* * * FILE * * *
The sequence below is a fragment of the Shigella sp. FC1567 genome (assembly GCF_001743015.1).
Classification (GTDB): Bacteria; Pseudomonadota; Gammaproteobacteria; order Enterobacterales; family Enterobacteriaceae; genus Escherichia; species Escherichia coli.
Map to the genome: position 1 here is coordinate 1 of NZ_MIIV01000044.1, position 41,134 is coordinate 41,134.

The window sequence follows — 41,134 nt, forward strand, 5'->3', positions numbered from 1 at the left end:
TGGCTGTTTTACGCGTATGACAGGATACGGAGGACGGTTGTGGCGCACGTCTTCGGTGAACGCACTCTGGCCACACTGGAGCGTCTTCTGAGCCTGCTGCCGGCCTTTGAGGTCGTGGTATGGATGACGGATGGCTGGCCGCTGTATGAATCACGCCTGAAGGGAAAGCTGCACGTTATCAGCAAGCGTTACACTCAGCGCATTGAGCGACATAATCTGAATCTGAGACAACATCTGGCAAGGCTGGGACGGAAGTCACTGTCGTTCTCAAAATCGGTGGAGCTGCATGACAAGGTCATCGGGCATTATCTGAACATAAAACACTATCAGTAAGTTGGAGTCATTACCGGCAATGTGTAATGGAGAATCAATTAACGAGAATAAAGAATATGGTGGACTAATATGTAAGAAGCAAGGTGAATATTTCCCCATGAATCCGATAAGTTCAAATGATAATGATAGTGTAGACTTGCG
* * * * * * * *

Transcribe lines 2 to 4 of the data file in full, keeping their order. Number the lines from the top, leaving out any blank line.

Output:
Classification (GTDB): Bacteria; Pseudomonadota; Gammaproteobacteria; order Enterobacterales; family Enterobacteriaceae; genus Escherichia; species Escherichia coli.
Map to the genome: position 1 here is coordinate 1 of NZ_MIIV01000044.1, position 41,134 is coordinate 41,134.

The window sequence follows — 41,134 nt, forward strand, 5'->3', positions numbered from 1 at the left end: